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It's not a big shock that Eastern and Western cultures view health and healing from very different angles. Each has its own unique history and values and each population has its own diet staples, habits, and stresses. When looking at the body, health, and healing from each perspective, we like to borrow from (and slightly modify) the descriptions Ted Kaptchuk uses in his book The Web That Has No Weaver.
In Eastern medicine, we see the body as a garden and healthcare practitioners as gardeners. Putting together a bountiful, beautiful garden takes work and time and requires knowing all of the factors that can cause havoc. Have you ever tried planting something in order to have it wither away or not sprout at all? (We have!) What went wrong? Maybe the soil didn't have enough nutrients, maybe there was too much or too little sunlight, maybe you gave it too much or too little water, maybe it was too cold or too hot... There were a lot of things that could have gone wrong! Each plant needs just the right conditions in order to thrive and having a garden full of thriving plants takes careful planning. In TCM, our bodies tell us what's wrong from our symptoms, and as Licensed Acupuncturists our job is to figure out which conditions need to be changed to bring the body back into harmony. For example, when a patient comes in with hot flashes, we'll use points to clear out heat and make them feel less hot...but we also use points to even out the long-standing imbalance that brought them to the point of experiencing symptoms. In this way, we can "spot treat" while still working towards harmonizing the body over time.
Is your body a "well-oiled machine"? Western medicine often treats the body like a car with doctors being the mechanics. When you get a crack in your car's radiator, do you work on all parts of the car, or do you just fix that crack? In almost every case, you just fix that crack because the rest of the car is functioning perfectly fine. If something else goes wrong, you fix that something, and keep looking at each issue in isolation until maybe a pattern develops. Similarly, if someone has gallstones, often a doctor will recommend surgery to remove the gallbladder, thus eliminating all of the stones. The surgery solves the problem but doesn't look at the cause, and in some cases that can contribute to more problems in the future. This is definitely the way to go in emergency and trauma situations - acupuncture will not fix a burst appendix! - but can miss the big picture in patients with chronic issues.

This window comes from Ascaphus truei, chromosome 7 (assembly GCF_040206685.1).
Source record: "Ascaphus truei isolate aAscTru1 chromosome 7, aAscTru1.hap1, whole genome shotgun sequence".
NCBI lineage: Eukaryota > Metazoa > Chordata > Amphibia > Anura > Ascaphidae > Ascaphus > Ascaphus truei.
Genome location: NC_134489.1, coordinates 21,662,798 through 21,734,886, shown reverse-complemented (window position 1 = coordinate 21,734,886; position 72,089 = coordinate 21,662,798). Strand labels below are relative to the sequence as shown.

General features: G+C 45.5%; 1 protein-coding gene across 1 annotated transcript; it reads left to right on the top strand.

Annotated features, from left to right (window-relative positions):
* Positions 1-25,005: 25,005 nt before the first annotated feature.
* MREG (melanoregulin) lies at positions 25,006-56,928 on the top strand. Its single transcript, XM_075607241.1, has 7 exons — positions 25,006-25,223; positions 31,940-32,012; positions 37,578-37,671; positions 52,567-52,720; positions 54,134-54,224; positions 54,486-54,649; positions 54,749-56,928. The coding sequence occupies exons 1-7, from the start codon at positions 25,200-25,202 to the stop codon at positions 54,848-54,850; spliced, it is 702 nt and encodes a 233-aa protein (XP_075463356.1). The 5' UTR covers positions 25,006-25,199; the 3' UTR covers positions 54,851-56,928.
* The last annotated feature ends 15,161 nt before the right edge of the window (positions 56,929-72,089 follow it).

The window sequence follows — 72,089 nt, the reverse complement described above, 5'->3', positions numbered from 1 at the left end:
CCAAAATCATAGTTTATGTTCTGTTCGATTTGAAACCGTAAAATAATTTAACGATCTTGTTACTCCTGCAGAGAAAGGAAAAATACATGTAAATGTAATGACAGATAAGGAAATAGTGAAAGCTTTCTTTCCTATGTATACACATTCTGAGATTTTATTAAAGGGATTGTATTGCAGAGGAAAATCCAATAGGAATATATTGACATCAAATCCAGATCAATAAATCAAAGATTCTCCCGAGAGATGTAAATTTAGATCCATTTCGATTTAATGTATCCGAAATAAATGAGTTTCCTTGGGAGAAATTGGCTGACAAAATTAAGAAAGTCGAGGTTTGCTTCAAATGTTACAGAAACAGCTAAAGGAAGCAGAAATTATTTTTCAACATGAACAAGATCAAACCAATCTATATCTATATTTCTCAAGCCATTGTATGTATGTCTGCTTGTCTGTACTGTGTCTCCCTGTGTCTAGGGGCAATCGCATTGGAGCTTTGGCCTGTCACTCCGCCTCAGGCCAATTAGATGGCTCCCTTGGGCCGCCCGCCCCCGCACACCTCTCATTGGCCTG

Which perspective do you identify with? We honestly like them each for their own merits and think they work very well together. People tend to polarize the two perspectives, but they don't have to be exclusive to one another. Also, there are practitioners of Eastern medicine out there who treat patients like cars and medical doctors who treat patients like gardens...so don't make snap judgments about healthcare professionals until you've talked to them first. From our standpoint, we suggest you maintain your garden with TCM but also bring your car to your mechanic for regular checkups as well!
Kathleen Ellerie is a Licensed Acupuncturist and the owner of Beachside Community Acupuncture. She loves providing affordable acupuncture to the residents of Addison, Dallas, and Farmers Branch, Texas, and educating the general public on how acupuncture and Traditional Chinese Medicine can treat everything from pain to infertility to stress and beyond. Click "Book Now" at the top of this page to book an appointment or feel free to contact her at (214) 417-2260.